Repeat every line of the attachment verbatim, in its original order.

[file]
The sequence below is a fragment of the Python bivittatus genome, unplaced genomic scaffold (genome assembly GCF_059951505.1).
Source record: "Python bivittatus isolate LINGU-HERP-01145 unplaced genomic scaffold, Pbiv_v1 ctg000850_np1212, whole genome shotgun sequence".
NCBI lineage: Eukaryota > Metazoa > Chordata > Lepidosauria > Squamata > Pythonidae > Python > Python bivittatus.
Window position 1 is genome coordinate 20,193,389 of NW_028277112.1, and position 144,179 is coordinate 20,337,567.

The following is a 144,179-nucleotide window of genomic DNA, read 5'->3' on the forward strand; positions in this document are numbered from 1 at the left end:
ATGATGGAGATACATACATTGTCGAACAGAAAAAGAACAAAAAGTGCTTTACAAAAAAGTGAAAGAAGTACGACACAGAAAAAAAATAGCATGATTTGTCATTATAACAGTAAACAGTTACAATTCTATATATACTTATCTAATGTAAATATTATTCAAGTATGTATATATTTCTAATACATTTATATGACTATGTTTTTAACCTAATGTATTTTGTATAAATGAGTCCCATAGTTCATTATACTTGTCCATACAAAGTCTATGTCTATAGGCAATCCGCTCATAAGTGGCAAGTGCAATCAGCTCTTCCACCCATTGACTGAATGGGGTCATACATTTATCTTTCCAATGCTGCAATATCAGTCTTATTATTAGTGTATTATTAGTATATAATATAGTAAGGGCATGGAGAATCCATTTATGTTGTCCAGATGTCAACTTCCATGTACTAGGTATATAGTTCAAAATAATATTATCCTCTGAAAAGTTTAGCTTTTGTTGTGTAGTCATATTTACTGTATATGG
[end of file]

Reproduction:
The sequence below is a fragment of the Python bivittatus genome, unplaced genomic scaffold (genome assembly GCF_059951505.1).
Source record: "Python bivittatus isolate LINGU-HERP-01145 unplaced genomic scaffold, Pbiv_v1 ctg000850_np1212, whole genome shotgun sequence".
NCBI lineage: Eukaryota > Metazoa > Chordata > Lepidosauria > Squamata > Pythonidae > Python > Python bivittatus.
Window position 1 is genome coordinate 20,193,389 of NW_028277112.1, and position 144,179 is coordinate 20,337,567.

The following is a 144,179-nucleotide window of genomic DNA, read 5'->3' on the forward strand; positions in this document are numbered from 1 at the left end:
ATGATGGAGATACATACATTGTCGAACAGAAAAAGAACAAAAAGTGCTTTACAAAAAAGTGAAAGAAGTACGACACAGAAAAAAAATAGCATGATTTGTCATTATAACAGTAAACAGTTACAATTCTATATATACTTATCTAATGTAAATATTATTCAAGTATGTATATATTTCTAATACATTTATATGACTATGTTTTTAACCTAATGTATTTTGTATAAATGAGTCCCATAGTTCATTATACTTGTCCATACAAAGTCTATGTCTATAGGCAATCCGCTCATAAGTGGCAAGTGCAATCAGCTCTTCCACCCATTGACTGAATGGGGTCATACATTTATCTTTCCAATGCTGCAATATCAGTCTTATTATTAGTGTATTATTAGTATATAATATAGTAAGGGCATGGAGAATCCATTTATGTTGTCCAGATGTCAACTTCCATGTACTAGGTATATAGTTCAAAATAATATTATCCTCTGAAAAGTTTAGCTTTTGTTGTGTAGTCATATTTACTGTATATGG